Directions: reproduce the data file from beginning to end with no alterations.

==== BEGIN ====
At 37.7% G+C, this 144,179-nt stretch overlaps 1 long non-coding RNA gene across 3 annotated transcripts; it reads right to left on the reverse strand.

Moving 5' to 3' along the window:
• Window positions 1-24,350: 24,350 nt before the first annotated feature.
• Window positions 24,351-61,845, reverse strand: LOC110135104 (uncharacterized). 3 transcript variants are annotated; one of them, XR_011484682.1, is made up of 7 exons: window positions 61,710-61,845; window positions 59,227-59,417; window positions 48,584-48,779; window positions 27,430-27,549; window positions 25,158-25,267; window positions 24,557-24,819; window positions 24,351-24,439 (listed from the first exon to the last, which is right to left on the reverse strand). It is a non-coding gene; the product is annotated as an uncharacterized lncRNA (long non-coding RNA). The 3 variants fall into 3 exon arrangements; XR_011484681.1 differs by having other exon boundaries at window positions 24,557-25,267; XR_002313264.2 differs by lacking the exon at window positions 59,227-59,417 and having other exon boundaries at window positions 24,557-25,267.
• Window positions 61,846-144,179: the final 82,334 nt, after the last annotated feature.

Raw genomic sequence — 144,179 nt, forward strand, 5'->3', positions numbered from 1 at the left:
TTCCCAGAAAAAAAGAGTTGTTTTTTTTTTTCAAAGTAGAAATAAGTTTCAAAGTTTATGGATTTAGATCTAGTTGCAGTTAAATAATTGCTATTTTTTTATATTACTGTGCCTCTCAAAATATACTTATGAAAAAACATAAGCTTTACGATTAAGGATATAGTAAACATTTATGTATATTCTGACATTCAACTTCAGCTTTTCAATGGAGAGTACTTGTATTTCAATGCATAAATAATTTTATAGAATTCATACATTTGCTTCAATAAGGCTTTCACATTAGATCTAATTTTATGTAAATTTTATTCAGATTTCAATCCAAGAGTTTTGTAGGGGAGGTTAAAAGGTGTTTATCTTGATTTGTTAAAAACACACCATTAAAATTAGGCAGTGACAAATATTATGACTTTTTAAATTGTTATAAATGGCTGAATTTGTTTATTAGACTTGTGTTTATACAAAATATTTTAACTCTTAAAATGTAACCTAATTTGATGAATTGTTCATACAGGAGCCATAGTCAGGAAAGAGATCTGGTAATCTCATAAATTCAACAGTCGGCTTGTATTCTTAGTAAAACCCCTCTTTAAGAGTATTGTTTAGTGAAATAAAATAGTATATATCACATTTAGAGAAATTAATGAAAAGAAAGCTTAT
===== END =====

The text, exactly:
At 37.7% G+C, this 144,179-nt stretch overlaps 1 long non-coding RNA gene across 3 annotated transcripts; it reads right to left on the reverse strand.

Moving 5' to 3' along the window:
• Window positions 1-24,350: 24,350 nt before the first annotated feature.
• Window positions 24,351-61,845, reverse strand: LOC110135104 (uncharacterized). 3 transcript variants are annotated; one of them, XR_011484682.1, is made up of 7 exons: window positions 61,710-61,845; window positions 59,227-59,417; window positions 48,584-48,779; window positions 27,430-27,549; window positions 25,158-25,267; window positions 24,557-24,819; window positions 24,351-24,439 (listed from the first exon to the last, which is right to left on the reverse strand). It is a non-coding gene; the product is annotated as an uncharacterized lncRNA (long non-coding RNA). The 3 variants fall into 3 exon arrangements; XR_011484681.1 differs by having other exon boundaries at window positions 24,557-25,267; XR_002313264.2 differs by lacking the exon at window positions 59,227-59,417 and having other exon boundaries at window positions 24,557-25,267.
• Window positions 61,846-144,179: the final 82,334 nt, after the last annotated feature.

Raw genomic sequence — 144,179 nt, forward strand, 5'->3', positions numbered from 1 at the left:
TTCCCAGAAAAAAAGAGTTGTTTTTTTTTTTCAAAGTAGAAATAAGTTTCAAAGTTTATGGATTTAGATCTAGTTGCAGTTAAATAATTGCTATTTTTTTATATTACTGTGCCTCTCAAAATATACTTATGAAAAAACATAAGCTTTACGATTAAGGATATAGTAAACATTTATGTATATTCTGACATTCAACTTCAGCTTTTCAATGGAGAGTACTTGTATTTCAATGCATAAATAATTTTATAGAATTCATACATTTGCTTCAATAAGGCTTTCACATTAGATCTAATTTTATGTAAATTTTATTCAGATTTCAATCCAAGAGTTTTGTAGGGGAGGTTAAAAGGTGTTTATCTTGATTTGTTAAAAACACACCATTAAAATTAGGCAGTGACAAATATTATGACTTTTTAAATTGTTATAAATGGCTGAATTTGTTTATTAGACTTGTGTTTATACAAAATATTTTAACTCTTAAAATGTAACCTAATTTGATGAATTGTTCATACAGGAGCCATAGTCAGGAAAGAGATCTGGTAATCTCATAAATTCAACAGTCGGCTTGTATTCTTAGTAAAACCCCTCTTTAAGAGTATTGTTTAGTGAAATAAAATAGTATATATCACATTTAGAGAAATTAATGAAAAGAAAGCTTAT